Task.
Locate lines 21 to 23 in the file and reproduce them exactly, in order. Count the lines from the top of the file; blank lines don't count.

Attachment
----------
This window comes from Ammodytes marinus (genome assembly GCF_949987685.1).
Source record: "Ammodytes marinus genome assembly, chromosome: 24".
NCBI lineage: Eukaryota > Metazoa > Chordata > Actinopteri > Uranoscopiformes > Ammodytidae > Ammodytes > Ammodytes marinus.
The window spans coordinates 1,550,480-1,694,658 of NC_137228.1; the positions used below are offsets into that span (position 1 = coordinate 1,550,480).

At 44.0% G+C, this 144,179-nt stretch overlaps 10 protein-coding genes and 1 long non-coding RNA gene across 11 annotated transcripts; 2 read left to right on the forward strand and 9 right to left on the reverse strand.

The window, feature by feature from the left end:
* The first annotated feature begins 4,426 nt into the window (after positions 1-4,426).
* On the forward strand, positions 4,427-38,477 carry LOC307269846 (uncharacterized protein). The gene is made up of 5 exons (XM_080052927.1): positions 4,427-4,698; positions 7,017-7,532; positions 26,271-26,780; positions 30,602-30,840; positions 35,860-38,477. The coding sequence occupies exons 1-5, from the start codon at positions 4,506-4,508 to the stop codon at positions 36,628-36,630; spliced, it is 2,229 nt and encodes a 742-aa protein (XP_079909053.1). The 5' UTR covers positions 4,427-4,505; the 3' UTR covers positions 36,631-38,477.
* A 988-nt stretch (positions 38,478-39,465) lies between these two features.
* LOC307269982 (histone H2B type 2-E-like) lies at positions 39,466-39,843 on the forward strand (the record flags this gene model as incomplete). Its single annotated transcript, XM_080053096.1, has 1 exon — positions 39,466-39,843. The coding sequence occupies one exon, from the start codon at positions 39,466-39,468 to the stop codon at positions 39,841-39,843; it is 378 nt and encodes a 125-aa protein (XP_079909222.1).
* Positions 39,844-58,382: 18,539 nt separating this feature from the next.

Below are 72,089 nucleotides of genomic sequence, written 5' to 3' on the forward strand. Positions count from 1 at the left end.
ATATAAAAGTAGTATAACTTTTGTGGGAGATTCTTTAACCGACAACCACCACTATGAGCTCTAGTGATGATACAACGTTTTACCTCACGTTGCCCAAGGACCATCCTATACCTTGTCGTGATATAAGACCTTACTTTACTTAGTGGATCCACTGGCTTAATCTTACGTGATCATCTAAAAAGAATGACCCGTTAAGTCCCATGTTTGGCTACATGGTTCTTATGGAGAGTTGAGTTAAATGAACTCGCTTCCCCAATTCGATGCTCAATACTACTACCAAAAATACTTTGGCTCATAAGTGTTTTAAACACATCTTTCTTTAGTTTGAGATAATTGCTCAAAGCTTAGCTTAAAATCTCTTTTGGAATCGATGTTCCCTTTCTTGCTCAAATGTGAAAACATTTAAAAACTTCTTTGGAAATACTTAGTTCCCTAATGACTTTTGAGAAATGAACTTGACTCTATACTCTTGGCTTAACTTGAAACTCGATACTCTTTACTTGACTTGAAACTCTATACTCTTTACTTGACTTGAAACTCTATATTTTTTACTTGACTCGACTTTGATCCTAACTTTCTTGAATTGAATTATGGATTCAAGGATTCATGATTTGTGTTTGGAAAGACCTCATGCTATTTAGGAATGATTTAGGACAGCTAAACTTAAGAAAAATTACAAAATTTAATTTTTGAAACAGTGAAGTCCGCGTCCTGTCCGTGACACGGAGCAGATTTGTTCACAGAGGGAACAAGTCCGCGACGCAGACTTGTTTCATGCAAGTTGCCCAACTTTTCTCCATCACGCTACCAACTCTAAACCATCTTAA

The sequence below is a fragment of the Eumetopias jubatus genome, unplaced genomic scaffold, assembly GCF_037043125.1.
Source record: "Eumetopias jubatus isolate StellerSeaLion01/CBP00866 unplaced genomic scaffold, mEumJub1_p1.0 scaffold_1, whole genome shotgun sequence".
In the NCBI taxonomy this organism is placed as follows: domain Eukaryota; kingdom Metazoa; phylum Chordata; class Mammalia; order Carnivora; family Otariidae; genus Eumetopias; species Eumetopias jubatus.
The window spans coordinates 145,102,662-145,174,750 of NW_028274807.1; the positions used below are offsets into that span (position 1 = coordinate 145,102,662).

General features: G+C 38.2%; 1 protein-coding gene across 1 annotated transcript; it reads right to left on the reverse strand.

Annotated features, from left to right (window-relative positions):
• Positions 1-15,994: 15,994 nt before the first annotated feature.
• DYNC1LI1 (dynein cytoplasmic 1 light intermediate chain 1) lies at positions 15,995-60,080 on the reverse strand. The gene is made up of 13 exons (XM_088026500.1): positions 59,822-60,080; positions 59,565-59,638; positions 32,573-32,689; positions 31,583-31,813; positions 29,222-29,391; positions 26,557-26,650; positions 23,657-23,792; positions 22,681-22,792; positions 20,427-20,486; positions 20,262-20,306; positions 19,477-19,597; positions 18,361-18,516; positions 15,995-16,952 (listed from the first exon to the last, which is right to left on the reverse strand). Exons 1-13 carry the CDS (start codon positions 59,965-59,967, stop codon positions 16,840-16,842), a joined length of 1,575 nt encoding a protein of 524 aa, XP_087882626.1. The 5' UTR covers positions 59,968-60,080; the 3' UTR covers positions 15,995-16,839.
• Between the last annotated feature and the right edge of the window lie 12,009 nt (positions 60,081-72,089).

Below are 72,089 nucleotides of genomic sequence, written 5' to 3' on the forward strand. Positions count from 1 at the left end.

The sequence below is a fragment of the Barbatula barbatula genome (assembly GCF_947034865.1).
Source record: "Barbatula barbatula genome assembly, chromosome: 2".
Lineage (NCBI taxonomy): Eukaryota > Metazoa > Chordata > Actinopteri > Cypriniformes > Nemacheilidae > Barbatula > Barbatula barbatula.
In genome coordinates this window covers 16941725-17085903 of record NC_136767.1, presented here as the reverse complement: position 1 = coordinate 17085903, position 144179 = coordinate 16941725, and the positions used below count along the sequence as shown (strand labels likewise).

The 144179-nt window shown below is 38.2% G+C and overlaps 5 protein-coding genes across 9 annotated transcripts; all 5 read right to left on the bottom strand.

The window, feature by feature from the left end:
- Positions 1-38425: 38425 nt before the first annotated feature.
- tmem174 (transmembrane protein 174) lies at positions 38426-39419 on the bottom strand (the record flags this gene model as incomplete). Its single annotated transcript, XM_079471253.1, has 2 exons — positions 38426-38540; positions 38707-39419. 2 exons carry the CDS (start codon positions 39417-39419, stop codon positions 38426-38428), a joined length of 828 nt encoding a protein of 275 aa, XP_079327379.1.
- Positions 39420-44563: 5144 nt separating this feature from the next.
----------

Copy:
• DYNC1LI1 (dynein cytoplasmic 1 light intermediate chain 1) lies at positions 15,995-60,080 on the reverse strand. The gene is made up of 13 exons (XM_088026500.1): positions 59,822-60,080; positions 59,565-59,638; positions 32,573-32,689; positions 31,583-31,813; positions 29,222-29,391; positions 26,557-26,650; positions 23,657-23,792; positions 22,681-22,792; positions 20,427-20,486; positions 20,262-20,306; positions 19,477-19,597; positions 18,361-18,516; positions 15,995-16,952 (listed from the first exon to the last, which is right to left on the reverse strand). Exons 1-13 carry the CDS (start codon positions 59,965-59,967, stop codon positions 16,840-16,842), a joined length of 1,575 nt encoding a protein of 524 aa, XP_087882626.1. The 5' UTR covers positions 59,968-60,080; the 3' UTR covers positions 15,995-16,839.
• Between the last annotated feature and the right edge of the window lie 12,009 nt (positions 60,081-72,089).

Below are 72,089 nucleotides of genomic sequence, written 5' to 3' on the forward strand. Positions count from 1 at the left end.